Gone Girl (2014)

R   |    |  Drama, Mystery, Thriller


Gone Girl (2014) Poster

With his wife's disappearance having become the focus of an intense media circus, a man sees the spotlight turned on him when it's suspected that he may not be innocent.


8.1/10
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  • Reese Witherspoon at an event for Gone Girl (2014)
  • Gillian Flynn in Gone Girl (2014)
  • Gone Girl (2014)
  • Ben Affleck and Rosamund Pike at an event for Gone Girl (2014)
  • David Fincher and Neil Patrick Harris at an event for Gone Girl (2014)
  • Lola Kirke at an event for Gone Girl (2014)

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4 October 2014 | toppin
8
| Unique and darkly funny
Two movies for the price of one.

That's a fairly glib start to a review of a movie that I really liked, but it is true. The first half of Gone Girl is a fairly standard "did he or didn't he" mystery thriller. Then, about an hour in, the perspective shifts entirely and suddenly you realise that you're watching – perhaps – the most pitch-black comedy that you've ever seen.

Despite the abrupt shift, I still think that Gone Girl holds together extremely well as one whole movie. Ben Affleck's Nick manages to inspire sympathy without ever being truly likable while Rosamund Pike's Amy (the star of the show in my opinion) is brilliant, terrifying, hilarious and despicable in various combinations and occasionally all at the same time.

David Fincher's direction is both classy and clever (as usual) and several scenes are particularly outstanding due at least as much to his brilliance as that of the actors involved in them. My one complaint would be over the length – it really didn't need to be two and a quarter hours long. There were certainly a few moments, particularly in the first half, when I wished that the movie would hurry up and get to the point just a little more quickly.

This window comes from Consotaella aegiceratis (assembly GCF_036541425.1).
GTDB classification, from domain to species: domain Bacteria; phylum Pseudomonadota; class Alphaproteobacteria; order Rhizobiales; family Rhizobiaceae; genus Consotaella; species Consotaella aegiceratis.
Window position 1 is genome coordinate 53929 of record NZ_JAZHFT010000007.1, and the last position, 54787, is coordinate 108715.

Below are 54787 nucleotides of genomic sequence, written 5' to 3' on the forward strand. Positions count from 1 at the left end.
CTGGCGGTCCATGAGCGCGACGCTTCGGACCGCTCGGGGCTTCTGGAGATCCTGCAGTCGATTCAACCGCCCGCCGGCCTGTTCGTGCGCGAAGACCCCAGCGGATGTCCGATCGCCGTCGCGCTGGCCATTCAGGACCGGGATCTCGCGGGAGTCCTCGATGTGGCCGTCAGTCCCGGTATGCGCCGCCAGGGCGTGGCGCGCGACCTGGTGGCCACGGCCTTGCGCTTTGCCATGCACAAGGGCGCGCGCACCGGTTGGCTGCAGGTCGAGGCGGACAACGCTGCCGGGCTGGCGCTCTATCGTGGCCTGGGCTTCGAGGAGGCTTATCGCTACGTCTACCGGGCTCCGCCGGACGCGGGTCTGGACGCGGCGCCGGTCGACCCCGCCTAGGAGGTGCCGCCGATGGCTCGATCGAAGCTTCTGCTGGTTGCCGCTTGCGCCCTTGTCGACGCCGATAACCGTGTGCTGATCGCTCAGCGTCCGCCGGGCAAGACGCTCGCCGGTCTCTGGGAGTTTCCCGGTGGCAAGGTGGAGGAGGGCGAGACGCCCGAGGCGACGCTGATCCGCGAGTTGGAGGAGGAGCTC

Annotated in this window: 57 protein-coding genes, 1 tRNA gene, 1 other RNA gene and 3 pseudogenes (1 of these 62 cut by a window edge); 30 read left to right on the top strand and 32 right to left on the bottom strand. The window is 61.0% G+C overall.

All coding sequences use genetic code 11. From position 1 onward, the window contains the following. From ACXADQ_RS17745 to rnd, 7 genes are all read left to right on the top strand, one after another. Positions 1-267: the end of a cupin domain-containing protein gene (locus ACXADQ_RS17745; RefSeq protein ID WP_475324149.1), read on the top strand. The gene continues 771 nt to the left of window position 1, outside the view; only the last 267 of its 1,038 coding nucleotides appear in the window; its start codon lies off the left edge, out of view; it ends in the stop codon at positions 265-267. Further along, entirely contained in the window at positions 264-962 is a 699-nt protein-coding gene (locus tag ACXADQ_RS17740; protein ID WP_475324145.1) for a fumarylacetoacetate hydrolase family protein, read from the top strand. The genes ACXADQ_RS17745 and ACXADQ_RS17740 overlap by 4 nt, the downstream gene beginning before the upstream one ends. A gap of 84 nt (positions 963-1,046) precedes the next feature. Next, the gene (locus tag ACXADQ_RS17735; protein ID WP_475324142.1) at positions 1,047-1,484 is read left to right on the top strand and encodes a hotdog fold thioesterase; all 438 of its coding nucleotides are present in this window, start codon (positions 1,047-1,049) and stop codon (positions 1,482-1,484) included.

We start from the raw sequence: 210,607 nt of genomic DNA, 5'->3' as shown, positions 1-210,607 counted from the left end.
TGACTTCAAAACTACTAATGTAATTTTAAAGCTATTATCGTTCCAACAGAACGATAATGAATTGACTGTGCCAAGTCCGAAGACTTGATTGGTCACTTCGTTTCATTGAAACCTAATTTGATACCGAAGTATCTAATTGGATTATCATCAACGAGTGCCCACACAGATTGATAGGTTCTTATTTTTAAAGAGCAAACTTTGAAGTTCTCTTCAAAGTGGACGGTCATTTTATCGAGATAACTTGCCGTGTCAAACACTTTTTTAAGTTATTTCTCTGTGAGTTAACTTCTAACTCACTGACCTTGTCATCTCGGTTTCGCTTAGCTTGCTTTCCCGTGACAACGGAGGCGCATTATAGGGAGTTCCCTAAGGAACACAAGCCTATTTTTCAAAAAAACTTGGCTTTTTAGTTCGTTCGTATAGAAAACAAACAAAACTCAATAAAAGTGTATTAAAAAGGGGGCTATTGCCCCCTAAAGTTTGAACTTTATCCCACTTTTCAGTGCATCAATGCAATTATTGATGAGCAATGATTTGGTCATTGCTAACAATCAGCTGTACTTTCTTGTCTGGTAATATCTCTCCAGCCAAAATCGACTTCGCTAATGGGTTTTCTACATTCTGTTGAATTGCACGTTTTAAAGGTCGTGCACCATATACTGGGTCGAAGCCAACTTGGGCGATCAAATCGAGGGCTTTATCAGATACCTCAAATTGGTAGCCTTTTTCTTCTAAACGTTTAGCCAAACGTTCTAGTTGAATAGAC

Gone Girl is a movie unlike any that I've ever seen before and as such largely defies further description. I would recommend this movie to all (with a warning that the adult rating is well earned) but especially those with a dark sense of humour. The darker the better.

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Did You Know?

Trivia

Ben Affleck would constantly sing '80s songs in between takes. Impressed, Tyler Perry decided to start a game that ended up lasting the entire duration of filming. Perry would start to sing the most random song he could think of to see if Affleck would start singing along. According to Perry, Affleck knew all of the words to every single song Perry threw at him, including Broadway showtunes and songs by Barbra Streisand.


Quotes

Nick Dunne: When I think of my wife, I always think of the back of her head. I picture cracking her lovely skull, unspooling her brain, trying to get answers. The primal questions of a marriage: What are you thinking? How are you feeling? What have we done to ...


Goofs

If Amy had been abducted by Desi, as she claimed, why was her diary found partially-burned in Nick's father's house? There would have been no reason for Nick or Amy to burn the diary; and Desi would not have had access to (or even knowledge of) Nick's father's house. This question alone should have raised suspicion regarding Amy's story.


Crazy Credits

Instead of the traditional 20th Century Fox music that accompanies the logo in the beginning usually, a track from the soundtrack, "What Have We Done to Each Other?" (the first track) plays while the logo is shown, and continues to the Regency logo and the movie's opening credits.


Soundtracks

Not Gonna Bring Me Down
Written by Matt Naylor,
Scott Stallone, Steven M. Stern (as Steven Stern) and Cristi Vaughan
Courtesy of APM Music

Storyline

Plot Summary


Synopsis (WARNING: Spoilers)


Genres

Drama | Mystery | Thriller

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